Becoming a midwife when you have young kids

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emilymachin17
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Hiya, I'm wondering if anyone has studied at Uni to become a midwife if they have young kids. I have a 14 month old (I am his sole carer during the week because my partner works full time and then I work on the weekends) and don't know if it would be possible for me to go to a regular university and study midwifery. I was planning to do an online degree for History so that I could go into being a teacher (you just need any degree to do this) but I want to keep my options open and have always wanted to be a midwife so figured if I could get a Midwifery degree, I would also have the option to go into teaching later in life without having to do two separate degrees.Any advice is greatly appreciated!
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Tracey_W
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(Original post by emilymachin17)
Hiya, I'm wondering if anyone has studied at Uni to become a midwife if they have young kids. I have a 14 month old (I am his sole carer during the week because my partner works full time and then I work on the weekends) and don't know if it would be possible for me to go to a regular university and study midwifery. I was planning to do an online degree for History so that I could go into being a teacher (you just need any degree to do this) but I want to keep my options open and have always wanted to be a midwife so figured if I could get a Midwifery degree, I would also have the option to go into teaching later in life without having to do two separate degrees.Any advice is greatly appreciated!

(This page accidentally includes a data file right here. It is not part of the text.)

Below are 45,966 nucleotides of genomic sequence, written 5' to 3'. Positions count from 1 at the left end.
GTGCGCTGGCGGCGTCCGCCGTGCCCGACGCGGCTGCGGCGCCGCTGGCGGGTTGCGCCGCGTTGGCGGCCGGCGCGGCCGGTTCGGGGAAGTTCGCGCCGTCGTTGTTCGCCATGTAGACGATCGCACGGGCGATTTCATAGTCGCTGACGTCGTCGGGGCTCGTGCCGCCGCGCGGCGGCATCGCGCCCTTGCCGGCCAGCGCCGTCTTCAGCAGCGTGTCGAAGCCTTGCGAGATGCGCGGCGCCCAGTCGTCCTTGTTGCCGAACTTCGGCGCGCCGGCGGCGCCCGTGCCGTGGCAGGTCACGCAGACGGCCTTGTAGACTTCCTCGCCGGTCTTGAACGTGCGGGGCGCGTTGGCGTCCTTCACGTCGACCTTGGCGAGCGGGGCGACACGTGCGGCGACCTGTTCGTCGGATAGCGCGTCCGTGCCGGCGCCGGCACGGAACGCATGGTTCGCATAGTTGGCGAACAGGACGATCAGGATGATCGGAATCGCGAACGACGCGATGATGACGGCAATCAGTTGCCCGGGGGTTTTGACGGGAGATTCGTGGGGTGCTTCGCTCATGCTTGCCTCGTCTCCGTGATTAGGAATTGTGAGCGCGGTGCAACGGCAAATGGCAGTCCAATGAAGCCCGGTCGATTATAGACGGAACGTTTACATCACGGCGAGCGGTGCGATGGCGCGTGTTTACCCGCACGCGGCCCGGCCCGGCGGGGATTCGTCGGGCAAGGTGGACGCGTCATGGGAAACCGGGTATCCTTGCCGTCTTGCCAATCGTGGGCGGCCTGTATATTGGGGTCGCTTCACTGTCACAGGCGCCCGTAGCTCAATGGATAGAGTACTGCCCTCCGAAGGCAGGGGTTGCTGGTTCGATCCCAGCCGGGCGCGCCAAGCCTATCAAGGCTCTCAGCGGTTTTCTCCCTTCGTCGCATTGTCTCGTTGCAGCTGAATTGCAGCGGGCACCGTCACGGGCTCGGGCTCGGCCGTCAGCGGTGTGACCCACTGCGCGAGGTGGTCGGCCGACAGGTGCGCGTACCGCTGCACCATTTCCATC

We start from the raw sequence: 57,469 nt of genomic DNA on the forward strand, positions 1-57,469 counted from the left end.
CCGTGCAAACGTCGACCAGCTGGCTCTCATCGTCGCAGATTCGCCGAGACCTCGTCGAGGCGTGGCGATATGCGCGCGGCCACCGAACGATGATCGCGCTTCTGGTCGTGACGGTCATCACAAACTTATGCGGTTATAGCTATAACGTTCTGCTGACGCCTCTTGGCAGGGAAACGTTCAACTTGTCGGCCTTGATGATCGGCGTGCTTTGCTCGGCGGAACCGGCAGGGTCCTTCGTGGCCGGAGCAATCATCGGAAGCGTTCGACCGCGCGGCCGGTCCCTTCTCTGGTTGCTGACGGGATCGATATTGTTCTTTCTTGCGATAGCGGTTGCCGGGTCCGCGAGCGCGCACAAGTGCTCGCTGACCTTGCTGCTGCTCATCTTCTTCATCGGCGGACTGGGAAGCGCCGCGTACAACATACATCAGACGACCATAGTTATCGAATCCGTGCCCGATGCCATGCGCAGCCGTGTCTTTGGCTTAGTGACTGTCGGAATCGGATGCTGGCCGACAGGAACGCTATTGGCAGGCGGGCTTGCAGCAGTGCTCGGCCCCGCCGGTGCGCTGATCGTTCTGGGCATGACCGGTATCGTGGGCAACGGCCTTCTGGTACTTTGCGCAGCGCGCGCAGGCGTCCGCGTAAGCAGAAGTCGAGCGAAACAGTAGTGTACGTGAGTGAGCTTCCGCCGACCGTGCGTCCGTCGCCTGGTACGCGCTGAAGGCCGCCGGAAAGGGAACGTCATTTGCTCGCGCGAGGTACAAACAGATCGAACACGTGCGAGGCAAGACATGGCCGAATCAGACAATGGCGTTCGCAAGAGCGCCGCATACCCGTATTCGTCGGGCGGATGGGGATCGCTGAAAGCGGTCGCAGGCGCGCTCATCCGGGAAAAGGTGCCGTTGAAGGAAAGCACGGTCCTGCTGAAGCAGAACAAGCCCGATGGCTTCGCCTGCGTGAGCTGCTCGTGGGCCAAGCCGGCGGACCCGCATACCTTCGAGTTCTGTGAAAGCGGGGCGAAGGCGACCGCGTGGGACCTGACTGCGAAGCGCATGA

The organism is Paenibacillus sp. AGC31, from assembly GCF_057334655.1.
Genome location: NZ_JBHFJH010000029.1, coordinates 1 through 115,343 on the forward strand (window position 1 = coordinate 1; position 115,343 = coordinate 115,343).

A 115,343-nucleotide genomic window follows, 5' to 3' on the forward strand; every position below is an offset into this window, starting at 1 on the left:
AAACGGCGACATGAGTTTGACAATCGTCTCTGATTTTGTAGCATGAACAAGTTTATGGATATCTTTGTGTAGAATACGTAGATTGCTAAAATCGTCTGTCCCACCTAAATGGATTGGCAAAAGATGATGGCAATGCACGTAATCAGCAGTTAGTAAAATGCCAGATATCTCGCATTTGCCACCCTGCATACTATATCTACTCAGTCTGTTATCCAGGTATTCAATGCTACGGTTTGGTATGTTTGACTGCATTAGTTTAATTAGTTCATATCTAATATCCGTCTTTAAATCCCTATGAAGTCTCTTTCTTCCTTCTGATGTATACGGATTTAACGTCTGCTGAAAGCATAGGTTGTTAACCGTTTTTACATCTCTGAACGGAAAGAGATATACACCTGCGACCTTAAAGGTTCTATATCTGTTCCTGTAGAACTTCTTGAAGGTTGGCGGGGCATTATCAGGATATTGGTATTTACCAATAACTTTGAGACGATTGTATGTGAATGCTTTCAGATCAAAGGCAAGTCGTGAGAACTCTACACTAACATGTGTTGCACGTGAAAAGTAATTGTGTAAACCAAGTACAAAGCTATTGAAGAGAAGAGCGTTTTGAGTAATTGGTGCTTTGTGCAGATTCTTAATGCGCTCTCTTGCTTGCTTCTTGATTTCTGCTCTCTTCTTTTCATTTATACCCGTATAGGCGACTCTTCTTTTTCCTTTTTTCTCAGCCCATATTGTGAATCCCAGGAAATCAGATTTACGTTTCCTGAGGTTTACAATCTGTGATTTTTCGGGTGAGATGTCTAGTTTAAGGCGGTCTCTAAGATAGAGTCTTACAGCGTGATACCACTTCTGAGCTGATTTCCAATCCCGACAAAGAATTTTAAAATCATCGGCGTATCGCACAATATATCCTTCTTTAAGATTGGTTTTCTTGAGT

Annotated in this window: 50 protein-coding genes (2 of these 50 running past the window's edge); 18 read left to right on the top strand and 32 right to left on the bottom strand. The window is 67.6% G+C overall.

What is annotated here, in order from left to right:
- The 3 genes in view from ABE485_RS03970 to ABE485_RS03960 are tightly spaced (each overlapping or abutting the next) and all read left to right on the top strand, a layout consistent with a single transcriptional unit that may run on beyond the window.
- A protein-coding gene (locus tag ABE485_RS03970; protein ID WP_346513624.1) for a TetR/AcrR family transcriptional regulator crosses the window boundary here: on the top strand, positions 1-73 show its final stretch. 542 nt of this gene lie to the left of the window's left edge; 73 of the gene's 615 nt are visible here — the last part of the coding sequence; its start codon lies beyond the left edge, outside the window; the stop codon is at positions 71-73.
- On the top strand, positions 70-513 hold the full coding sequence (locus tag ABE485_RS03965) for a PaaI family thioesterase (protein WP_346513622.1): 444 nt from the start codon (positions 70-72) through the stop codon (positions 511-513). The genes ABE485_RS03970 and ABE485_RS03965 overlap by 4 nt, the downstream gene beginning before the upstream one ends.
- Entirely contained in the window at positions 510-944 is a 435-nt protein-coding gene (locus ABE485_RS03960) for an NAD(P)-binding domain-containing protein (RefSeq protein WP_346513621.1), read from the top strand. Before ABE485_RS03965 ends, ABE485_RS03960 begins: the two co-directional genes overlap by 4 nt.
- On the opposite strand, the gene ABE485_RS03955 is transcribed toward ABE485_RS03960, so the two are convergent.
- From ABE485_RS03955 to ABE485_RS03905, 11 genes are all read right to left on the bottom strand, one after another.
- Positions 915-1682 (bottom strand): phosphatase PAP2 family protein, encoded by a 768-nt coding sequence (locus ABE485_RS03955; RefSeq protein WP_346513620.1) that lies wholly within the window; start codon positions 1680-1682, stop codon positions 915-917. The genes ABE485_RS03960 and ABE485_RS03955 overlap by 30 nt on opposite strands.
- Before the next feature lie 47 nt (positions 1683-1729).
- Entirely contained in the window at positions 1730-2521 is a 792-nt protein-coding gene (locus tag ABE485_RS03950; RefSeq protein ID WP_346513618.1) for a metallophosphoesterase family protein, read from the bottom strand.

Emily
Providing you have all your child care in place for the next three years while you are doing the midwifing degree then you should be fine with everything. And you'll be hoping to go to a local university as well which can be difficult due to the limited numbers of potential students that each university in the UK take in each year.
You'll need to factor in any unfortunately time of incase your child is severely ill and in hospital as you need to make up any lost time you have of. Plus you only get about 7 weeks holidays a year of and most of them are at the end of each academic term ( Xmas and new year, Easter and end of the academic year plus possiblity of few other weeks in the summer.) As you don't have summer off.

Unfortunately working as a midwife or a nurse involves working unsocial hours and days plus you have nightshifts and weekends as well as dayshift to work. A student midwife or nurse at university will be attending the university building itself Monday to Friday between 9am - 4.30/5pm

When you on placements you'll probably be doing either long hours shift's or split shift patterns depending on what the working hours etc are for the hospital trusts that your University is under.
Long hours shift's are usually 12 - 13 hours doing 3 days out of 7 days a week - you'll have 4 days off.
Split shift patterns might be say - 6am - 2pm / 2pm - 10pm or. 10pm - 6am nightshifts doing 5 days out of 7 days with only 2 days off.


If you are going into teaching eventually then I think it's pointless doing a 3 year midwifing degree to them go and do I think another 5 years at university for to be a teacher as don't take this to heart ok midwifing is full hand on and it's very hard degree to do.
You actually need to make up your mind from the start and concentrate on that particular career path.

You'll need to make sure that you have all the necessary entry requirements for to do the midwifing degree as you need math's and English and biology but some universities only requires a science subject.

A NHS Scotland registered midwife x
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